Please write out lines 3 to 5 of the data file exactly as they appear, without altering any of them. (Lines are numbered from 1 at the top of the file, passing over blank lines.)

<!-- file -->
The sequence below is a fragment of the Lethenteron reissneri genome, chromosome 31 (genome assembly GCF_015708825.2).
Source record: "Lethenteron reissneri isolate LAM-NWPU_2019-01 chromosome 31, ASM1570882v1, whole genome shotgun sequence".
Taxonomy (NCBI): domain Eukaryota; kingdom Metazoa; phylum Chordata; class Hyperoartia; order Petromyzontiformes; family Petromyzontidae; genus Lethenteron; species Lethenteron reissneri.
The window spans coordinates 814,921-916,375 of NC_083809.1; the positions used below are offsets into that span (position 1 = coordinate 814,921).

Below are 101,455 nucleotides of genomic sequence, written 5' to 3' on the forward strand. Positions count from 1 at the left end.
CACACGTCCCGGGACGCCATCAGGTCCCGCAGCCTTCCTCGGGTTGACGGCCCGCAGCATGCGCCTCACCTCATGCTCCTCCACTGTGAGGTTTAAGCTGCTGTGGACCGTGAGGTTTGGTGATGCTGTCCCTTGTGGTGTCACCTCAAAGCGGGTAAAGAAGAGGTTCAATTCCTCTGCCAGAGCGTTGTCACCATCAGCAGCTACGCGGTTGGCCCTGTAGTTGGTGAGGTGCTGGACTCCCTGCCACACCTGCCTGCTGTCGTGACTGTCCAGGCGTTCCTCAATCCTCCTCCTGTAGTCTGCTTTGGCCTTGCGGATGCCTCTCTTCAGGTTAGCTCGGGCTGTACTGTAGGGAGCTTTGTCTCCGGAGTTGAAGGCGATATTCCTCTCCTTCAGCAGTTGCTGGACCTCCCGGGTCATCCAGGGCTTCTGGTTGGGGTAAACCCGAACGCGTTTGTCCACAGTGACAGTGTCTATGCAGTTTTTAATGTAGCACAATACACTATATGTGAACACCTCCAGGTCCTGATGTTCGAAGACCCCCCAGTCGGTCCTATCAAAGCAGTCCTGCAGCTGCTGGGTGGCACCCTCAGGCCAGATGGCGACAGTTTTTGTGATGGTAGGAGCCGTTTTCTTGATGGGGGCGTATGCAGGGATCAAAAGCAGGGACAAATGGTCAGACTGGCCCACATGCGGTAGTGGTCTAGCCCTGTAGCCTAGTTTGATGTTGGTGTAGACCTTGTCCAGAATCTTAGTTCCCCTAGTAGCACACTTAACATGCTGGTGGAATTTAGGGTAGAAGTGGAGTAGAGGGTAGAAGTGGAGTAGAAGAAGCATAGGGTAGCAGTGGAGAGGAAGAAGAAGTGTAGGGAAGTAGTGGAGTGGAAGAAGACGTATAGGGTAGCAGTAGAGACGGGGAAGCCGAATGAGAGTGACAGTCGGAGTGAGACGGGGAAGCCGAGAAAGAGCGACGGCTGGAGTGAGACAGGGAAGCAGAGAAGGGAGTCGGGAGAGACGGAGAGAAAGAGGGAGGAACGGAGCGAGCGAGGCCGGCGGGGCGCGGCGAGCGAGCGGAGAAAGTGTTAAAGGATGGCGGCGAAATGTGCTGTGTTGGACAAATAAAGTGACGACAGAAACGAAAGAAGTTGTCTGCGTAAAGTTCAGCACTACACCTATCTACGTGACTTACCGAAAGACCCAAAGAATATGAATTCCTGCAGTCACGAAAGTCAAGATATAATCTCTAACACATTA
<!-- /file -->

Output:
Taxonomy (NCBI): domain Eukaryota; kingdom Metazoa; phylum Chordata; class Hyperoartia; order Petromyzontiformes; family Petromyzontidae; genus Lethenteron; species Lethenteron reissneri.
The window spans coordinates 814,921-916,375 of NC_083809.1; the positions used below are offsets into that span (position 1 = coordinate 814,921).

Below are 101,455 nucleotides of genomic sequence, written 5' to 3' on the forward strand. Positions count from 1 at the left end.